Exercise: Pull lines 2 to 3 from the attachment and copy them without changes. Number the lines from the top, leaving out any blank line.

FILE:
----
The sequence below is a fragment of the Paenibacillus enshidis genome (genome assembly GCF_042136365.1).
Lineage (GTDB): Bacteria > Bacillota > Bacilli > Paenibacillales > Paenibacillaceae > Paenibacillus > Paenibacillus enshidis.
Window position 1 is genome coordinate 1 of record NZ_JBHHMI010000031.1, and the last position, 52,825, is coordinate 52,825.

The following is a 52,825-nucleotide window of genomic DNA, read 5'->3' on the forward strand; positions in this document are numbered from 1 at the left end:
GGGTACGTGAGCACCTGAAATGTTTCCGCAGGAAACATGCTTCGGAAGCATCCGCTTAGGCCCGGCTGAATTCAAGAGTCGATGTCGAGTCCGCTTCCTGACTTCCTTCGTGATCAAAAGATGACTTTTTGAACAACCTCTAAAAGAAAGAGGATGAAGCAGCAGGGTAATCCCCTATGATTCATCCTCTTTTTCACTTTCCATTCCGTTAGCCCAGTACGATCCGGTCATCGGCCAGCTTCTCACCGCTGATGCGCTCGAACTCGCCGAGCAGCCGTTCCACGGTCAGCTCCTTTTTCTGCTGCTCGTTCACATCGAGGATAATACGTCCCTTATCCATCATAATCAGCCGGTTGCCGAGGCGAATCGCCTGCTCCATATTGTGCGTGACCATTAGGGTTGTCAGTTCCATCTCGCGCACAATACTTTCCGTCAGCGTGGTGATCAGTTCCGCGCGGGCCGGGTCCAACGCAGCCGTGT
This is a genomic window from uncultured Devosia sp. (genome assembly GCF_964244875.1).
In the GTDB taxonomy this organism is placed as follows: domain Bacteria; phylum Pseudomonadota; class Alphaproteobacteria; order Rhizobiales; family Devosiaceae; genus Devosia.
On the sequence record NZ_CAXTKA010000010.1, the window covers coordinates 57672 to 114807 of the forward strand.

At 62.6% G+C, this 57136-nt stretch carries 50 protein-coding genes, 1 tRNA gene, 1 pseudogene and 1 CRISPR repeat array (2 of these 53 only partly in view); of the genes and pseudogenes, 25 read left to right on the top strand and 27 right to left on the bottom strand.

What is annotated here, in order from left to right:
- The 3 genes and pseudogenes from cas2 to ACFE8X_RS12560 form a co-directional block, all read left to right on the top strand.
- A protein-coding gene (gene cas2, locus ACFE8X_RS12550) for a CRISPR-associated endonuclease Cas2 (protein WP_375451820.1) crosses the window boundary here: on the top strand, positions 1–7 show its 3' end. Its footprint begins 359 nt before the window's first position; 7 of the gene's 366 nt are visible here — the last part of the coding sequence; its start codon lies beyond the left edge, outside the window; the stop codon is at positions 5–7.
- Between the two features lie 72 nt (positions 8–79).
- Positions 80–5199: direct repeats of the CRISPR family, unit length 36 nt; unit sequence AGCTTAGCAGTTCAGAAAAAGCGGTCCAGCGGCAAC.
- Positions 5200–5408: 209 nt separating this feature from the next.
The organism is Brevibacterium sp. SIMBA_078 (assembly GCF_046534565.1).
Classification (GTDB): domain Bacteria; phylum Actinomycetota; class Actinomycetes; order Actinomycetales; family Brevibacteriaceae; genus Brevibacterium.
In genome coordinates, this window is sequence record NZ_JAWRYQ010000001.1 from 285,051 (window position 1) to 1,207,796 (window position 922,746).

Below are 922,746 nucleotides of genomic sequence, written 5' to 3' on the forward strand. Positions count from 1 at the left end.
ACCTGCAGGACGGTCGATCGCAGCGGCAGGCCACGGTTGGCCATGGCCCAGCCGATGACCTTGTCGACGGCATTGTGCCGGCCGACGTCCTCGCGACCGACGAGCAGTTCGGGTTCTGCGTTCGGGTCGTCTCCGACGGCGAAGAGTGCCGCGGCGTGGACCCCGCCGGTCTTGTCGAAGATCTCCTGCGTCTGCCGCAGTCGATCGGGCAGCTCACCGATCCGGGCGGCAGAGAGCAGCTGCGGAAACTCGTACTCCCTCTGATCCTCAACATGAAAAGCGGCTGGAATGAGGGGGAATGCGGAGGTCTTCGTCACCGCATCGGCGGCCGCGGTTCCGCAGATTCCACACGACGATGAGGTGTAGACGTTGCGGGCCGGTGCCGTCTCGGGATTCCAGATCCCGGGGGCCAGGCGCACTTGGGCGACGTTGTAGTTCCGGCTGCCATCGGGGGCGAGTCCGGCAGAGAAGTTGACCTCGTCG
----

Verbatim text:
Lineage (GTDB): Bacteria > Bacillota > Bacilli > Paenibacillales > Paenibacillaceae > Paenibacillus > Paenibacillus enshidis.
Window position 1 is genome coordinate 1 of record NZ_JBHHMI010000031.1, and the last position, 52,825, is coordinate 52,825.